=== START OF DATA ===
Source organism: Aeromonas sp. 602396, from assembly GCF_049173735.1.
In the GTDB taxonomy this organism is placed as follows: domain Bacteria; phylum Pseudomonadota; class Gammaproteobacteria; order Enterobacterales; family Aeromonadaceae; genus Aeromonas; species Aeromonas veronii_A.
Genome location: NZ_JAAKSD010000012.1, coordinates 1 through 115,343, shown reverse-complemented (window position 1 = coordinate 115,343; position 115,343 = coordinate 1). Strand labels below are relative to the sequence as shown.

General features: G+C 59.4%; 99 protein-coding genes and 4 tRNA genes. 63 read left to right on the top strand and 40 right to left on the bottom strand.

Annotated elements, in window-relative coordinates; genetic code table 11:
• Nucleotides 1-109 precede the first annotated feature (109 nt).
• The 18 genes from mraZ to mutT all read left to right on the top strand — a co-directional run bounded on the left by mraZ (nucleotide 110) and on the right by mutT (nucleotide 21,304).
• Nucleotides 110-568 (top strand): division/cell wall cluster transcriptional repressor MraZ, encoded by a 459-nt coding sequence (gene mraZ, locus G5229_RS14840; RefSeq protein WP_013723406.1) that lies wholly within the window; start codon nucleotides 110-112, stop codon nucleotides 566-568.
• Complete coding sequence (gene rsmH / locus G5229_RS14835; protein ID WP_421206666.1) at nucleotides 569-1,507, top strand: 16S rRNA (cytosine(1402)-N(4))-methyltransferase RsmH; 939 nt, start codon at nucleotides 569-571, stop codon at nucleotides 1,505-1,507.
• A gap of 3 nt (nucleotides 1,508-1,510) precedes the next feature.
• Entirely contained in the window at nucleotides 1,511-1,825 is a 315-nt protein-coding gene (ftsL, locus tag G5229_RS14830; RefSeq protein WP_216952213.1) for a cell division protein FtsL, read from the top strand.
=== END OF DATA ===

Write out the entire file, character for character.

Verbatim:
Source organism: Aeromonas sp. 602396, from assembly GCF_049173735.1.
In the GTDB taxonomy this organism is placed as follows: domain Bacteria; phylum Pseudomonadota; class Gammaproteobacteria; order Enterobacterales; family Aeromonadaceae; genus Aeromonas; species Aeromonas veronii_A.
Genome location: NZ_JAAKSD010000012.1, coordinates 1 through 115,343, shown reverse-complemented (window position 1 = coordinate 115,343; position 115,343 = coordinate 1). Strand labels below are relative to the sequence as shown.

General features: G+C 59.4%; 99 protein-coding genes and 4 tRNA genes. 63 read left to right on the top strand and 40 right to left on the bottom strand.

Annotated elements, in window-relative coordinates; genetic code table 11:
• Nucleotides 1-109 precede the first annotated feature (109 nt).
• The 18 genes from mraZ to mutT all read left to right on the top strand — a co-directional run bounded on the left by mraZ (nucleotide 110) and on the right by mutT (nucleotide 21,304).
• Nucleotides 110-568 (top strand): division/cell wall cluster transcriptional repressor MraZ, encoded by a 459-nt coding sequence (gene mraZ, locus G5229_RS14840; RefSeq protein WP_013723406.1) that lies wholly within the window; start codon nucleotides 110-112, stop codon nucleotides 566-568.
• Complete coding sequence (gene rsmH / locus G5229_RS14835; protein ID WP_421206666.1) at nucleotides 569-1,507, top strand: 16S rRNA (cytosine(1402)-N(4))-methyltransferase RsmH; 939 nt, start codon at nucleotides 569-571, stop codon at nucleotides 1,505-1,507.
• A gap of 3 nt (nucleotides 1,508-1,510) precedes the next feature.
• Entirely contained in the window at nucleotides 1,511-1,825 is a 315-nt protein-coding gene (ftsL, locus tag G5229_RS14830; RefSeq protein WP_216952213.1) for a cell division protein FtsL, read from the top strand.